The dramatic of bombardment of Scarborough by German battlecruisers on 16 December 1914 is one of the iconic moments of the Great War. In its immediate wake, posters implored potential recruits to ‘Remember Scarborough’. Over a century on the bombardment lingers in our cultural memory. It is therefore understandable that an operation that was an integral, albeit less spectacular, part of the bombardment, has been almost forgotten.
While the German battlecruisers fired on Scarborough, the light cruiser, SMS Kolberg, headed south into Filey Bay to begin laying one hundred mines. The Kolberg’s orders were to lay ‘seal a gap’ between two British minefields and thereby impede coastal traffic. The chart of the Kolberg shows part of the minefield was sown as close in as 300 yards of the shoreline between Cayton Bay and Carr Naze at Filey. As well as interdicting merchant shipping, the minefield also placed a barrier between the bombarding German fleet and any Royal Navy ships of the Humber and Harwich flotillas that might be dispatched as a reaction to the raid. The effectiveness of the minefield is testament to the thorough planning that went into the raid. The detail is impressive, they were even aware of the ‘flight shed’ at Flat Cliffs in Filey Bay and the possible danger that might pose.
As the streets of Scarborough were cleared of rubble and the dead counted, out at sea a hidden danger began to reveal itself. Around 6pm the 1,228 ton collier Elterwater, sailing from Newcastle to London with a cargo of coal, became the Kolberg’s first victim when she struck a mine three miles off Scarborough. The explosion ripped a hole in the ship’s port side near the engine room. The ship heeled over and went down by the stern in three minutes. Such was the rapidity of the sinking that there was no time to launch the lifeboats.
From that point on ships began to sink with a grim regularity. Although the numbers are open to debate, at the highest estimate 108 sailors were killed and twenty-one ships were sank as a result of the Kolberg’s mines.
Perhaps the most dramatic incident during that period came on 22 December 1914, when at 4am in the morning the Norwegian flagged cargo ship Boston, en route from Drammen to London with a cargo of wood, struck one, or possibly two mines, three miles east of Scarborough. The cargo of wood helped keep the ship afloat. The 1,168 ton vessel drifted south before running aground on Filey Brigg. The crew took to the ship’s lifeboats, nine were picked up and landed at Scarborough, while the captain, the second mate and eight other crewmen were picked up by the Filey lifeboat, Hollon the Third. They were landed at Filey and were accommodated at the Foords Hotel on Queen Street.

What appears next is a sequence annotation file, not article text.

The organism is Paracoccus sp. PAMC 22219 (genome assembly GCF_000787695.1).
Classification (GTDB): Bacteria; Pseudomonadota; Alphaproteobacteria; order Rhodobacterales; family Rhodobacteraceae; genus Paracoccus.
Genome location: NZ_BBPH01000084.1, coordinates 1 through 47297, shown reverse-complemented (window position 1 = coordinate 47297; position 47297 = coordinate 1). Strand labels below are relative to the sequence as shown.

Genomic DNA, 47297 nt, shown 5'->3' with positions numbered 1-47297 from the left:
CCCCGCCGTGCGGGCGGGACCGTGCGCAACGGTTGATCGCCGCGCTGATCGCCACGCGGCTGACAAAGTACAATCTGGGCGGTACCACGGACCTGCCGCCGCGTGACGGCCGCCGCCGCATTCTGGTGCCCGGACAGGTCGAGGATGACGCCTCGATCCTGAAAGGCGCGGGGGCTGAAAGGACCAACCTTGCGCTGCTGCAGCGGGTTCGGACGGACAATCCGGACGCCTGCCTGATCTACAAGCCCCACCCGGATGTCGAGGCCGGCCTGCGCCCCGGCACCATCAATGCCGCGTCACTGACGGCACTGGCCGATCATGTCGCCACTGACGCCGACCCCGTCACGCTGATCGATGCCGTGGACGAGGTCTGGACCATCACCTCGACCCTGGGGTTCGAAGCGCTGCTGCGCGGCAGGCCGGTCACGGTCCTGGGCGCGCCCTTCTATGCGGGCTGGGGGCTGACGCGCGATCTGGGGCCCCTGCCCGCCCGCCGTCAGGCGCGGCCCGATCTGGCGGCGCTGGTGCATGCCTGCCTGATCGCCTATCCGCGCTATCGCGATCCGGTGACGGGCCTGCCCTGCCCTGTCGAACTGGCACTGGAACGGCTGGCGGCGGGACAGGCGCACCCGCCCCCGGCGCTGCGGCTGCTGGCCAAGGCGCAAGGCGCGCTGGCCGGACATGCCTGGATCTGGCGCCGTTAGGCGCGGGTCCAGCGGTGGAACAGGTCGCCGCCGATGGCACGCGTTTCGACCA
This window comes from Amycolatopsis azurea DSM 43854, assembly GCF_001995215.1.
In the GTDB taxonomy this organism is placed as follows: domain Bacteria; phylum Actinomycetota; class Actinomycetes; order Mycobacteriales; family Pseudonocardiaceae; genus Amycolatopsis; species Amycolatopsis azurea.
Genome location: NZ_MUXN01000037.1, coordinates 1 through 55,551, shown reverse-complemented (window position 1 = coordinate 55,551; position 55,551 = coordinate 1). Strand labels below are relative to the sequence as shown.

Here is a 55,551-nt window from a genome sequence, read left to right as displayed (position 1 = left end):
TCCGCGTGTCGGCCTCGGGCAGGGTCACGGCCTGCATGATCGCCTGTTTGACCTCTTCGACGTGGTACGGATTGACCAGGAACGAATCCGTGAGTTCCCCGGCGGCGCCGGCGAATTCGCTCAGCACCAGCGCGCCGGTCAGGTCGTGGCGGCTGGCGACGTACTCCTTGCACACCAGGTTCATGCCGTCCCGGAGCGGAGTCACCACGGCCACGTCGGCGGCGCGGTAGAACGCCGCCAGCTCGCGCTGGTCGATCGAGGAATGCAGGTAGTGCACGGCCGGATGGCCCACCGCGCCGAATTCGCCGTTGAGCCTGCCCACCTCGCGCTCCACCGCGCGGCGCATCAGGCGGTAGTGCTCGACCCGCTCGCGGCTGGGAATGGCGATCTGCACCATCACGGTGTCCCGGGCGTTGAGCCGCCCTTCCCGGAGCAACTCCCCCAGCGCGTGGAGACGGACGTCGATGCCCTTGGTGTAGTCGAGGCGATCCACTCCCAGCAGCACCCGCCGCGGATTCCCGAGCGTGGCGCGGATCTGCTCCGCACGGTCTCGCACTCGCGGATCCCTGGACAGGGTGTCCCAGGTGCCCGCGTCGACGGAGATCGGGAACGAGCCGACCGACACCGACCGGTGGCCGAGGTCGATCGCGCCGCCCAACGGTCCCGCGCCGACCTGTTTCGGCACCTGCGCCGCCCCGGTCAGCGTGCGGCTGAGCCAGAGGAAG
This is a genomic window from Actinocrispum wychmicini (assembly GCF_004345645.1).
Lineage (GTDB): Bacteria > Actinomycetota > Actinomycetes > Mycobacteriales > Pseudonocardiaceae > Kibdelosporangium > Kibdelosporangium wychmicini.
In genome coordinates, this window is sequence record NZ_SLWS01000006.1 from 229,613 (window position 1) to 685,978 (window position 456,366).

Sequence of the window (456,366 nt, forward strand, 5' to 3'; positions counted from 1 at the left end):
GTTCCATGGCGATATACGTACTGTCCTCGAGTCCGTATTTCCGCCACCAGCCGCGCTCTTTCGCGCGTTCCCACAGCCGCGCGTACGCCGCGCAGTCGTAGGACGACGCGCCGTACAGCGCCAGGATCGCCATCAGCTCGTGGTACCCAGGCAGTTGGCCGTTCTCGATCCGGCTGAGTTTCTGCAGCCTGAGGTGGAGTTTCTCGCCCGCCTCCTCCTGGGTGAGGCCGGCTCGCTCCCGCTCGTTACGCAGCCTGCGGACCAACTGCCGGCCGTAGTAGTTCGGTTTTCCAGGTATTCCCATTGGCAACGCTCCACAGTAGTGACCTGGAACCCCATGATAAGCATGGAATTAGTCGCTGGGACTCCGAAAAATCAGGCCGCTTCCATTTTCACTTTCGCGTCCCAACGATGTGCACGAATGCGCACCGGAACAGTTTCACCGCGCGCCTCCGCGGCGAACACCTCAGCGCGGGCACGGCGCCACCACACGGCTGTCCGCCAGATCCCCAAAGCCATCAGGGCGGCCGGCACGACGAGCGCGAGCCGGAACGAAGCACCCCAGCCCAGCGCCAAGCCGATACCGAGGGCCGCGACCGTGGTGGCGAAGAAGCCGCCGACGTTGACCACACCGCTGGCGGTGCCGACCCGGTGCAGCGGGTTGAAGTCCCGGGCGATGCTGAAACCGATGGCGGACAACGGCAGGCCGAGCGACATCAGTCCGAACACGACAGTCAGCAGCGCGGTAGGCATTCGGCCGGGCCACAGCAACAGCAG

A huge minesweeping operation accounted for sixty-nine of the Kolberg’s mines, the operation was called off in April 1915, but the grim harvest continued. In May of that year the Scarborough trawler Condor was fishing off Cloughton when four other trawlers heard a loud explosion. No trace of the vessel was found until the body of the skipper was washed ashore at Speeton in Filey Bay. An inquest concluded that it was probable that a mine had become caught within the nets of the trawler and it had then exploded upon coming into contact with the vessel, thus causing its total loss.
Despite the fact that the Great War ended on 11 November 1918, mines continued to take a toll on shipping around the British Isles. One more of the Kolberg’s mines awaited a victim. Five months after the end of the First World War the steam drifter Emulator was decommissioned from Royal Navy service at Grimsby. She had only been at Scarborough a few days when she was taken to sea by a seven strong crew of Filey fishermen.
The Emulator was in the fishing grounds off Scarborough when she struck a mine at 9.35pm on 15 April 1919. Two vessels fishing near the Emulator, the Fear Not and Tryphena, searched for survivors, but in the darkness no trace of the men or wreckage was found. It was presumed that all seven men had gone down with the ship. It was a tragedy that was felt particularly keenly among the tight fishing community of Filey. Many of the crew were family members, including a father and two sons. Astonishingly, there would have been another father with two sons on board, but William Jenkinson’s son had not been demobilised as quickly as was expected from the Royal Navy and thus missed the sailing. One of the crewmen, Richard Jenkinson, has recently returned from Royal Navy service having skippered a minesweeper in the Mediterranean.
Although the Emulator disaster was attributed to a mine from the Kolberg, it is impossible to know for certain, there were also large British minefields that were swept after the war, but it is possible that individual mines slipped their moorings. Whatever the cause, the loss of the Emulator is probably the greatest tragedy to have over come Filey. The men who died on the terrible day are listed below and we dedicate this page to their lives:
Richard Cowling, aged 48, Filey
Matthew Crimlisk, skipper, aged 47, Filey
Thomas Crimlisk, aged 17, Filey
Wilfred Crimlisk, aged 20, Filey
Richard Jenkinson, aged 26, Filey
Thomas Jenkinson, aged 16, Filey
William Jenkinson, aged 44, Filey